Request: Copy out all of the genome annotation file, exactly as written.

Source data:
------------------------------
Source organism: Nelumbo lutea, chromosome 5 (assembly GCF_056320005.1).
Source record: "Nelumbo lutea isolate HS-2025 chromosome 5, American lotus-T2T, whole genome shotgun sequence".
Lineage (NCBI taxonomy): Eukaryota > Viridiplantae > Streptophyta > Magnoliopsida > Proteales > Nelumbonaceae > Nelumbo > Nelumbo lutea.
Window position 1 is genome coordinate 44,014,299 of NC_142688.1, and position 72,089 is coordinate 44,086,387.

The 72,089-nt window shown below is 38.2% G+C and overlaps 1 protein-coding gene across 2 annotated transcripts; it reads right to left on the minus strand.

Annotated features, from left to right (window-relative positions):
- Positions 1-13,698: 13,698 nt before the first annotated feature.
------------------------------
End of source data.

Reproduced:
Source organism: Nelumbo lutea, chromosome 5 (assembly GCF_056320005.1).
Source record: "Nelumbo lutea isolate HS-2025 chromosome 5, American lotus-T2T, whole genome shotgun sequence".
Lineage (NCBI taxonomy): Eukaryota > Viridiplantae > Streptophyta > Magnoliopsida > Proteales > Nelumbonaceae > Nelumbo > Nelumbo lutea.
Window position 1 is genome coordinate 44,014,299 of NC_142688.1, and position 72,089 is coordinate 44,086,387.

The 72,089-nt window shown below is 38.2% G+C and overlaps 1 protein-coding gene across 2 annotated transcripts; it reads right to left on the minus strand.

Annotated features, from left to right (window-relative positions):
- Positions 1-13,698: 13,698 nt before the first annotated feature.